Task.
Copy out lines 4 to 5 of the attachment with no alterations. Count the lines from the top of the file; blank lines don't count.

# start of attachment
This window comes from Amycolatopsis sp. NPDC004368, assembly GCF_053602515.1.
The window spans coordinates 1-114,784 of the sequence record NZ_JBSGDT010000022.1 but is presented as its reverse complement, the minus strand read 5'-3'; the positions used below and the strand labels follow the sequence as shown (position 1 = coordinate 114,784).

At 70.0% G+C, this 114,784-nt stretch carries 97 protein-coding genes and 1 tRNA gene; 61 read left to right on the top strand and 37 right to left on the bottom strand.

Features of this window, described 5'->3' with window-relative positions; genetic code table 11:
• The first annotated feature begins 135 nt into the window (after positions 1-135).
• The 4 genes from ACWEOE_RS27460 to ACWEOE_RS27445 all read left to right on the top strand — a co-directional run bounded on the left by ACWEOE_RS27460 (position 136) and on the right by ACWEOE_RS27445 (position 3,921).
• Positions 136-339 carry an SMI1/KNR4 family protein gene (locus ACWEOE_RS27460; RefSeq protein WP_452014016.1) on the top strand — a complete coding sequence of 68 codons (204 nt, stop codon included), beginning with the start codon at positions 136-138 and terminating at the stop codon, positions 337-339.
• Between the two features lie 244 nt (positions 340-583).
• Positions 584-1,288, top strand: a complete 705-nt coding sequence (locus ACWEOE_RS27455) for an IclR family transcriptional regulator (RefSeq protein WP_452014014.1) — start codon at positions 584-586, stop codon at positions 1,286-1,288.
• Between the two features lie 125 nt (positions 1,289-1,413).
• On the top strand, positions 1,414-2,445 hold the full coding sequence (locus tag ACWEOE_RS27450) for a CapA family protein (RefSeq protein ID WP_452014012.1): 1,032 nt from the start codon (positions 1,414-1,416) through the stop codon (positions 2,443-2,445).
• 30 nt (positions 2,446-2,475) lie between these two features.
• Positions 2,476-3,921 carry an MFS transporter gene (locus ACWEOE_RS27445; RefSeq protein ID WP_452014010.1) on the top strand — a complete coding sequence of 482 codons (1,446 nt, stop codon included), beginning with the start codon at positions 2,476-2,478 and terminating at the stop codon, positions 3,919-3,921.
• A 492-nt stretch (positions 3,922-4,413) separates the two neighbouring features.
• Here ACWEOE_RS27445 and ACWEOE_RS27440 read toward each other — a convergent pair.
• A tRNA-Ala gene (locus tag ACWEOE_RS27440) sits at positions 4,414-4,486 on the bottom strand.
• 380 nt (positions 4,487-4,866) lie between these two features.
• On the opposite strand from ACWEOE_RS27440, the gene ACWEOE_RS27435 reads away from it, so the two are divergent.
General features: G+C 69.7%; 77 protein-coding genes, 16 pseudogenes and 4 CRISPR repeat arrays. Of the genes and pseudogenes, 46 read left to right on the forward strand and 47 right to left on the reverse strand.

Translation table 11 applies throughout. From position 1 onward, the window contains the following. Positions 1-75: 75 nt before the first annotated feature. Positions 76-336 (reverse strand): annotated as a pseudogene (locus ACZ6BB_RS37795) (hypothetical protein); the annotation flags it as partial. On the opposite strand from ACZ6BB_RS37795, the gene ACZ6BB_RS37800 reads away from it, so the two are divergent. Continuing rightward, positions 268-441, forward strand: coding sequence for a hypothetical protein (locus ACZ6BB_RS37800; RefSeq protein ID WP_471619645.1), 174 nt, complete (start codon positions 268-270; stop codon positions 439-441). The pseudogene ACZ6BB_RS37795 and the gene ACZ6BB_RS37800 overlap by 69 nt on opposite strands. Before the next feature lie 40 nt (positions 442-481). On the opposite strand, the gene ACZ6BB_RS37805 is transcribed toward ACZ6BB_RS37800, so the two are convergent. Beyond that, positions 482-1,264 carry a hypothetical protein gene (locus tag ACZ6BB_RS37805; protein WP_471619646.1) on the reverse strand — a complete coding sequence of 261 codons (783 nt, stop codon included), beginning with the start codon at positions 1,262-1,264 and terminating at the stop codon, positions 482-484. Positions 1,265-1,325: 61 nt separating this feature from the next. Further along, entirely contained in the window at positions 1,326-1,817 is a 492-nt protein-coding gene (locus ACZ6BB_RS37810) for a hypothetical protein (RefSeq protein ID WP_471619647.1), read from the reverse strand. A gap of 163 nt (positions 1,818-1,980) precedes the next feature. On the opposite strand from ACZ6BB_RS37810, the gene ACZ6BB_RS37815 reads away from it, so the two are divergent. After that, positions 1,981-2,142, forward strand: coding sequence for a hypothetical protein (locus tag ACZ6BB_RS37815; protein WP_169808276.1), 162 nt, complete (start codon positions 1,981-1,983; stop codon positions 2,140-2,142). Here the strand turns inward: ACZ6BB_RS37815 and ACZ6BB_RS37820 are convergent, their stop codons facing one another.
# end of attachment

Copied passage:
Features of this window, described 5'->3' with window-relative positions; genetic code table 11:
• The first annotated feature begins 135 nt into the window (after positions 1-135).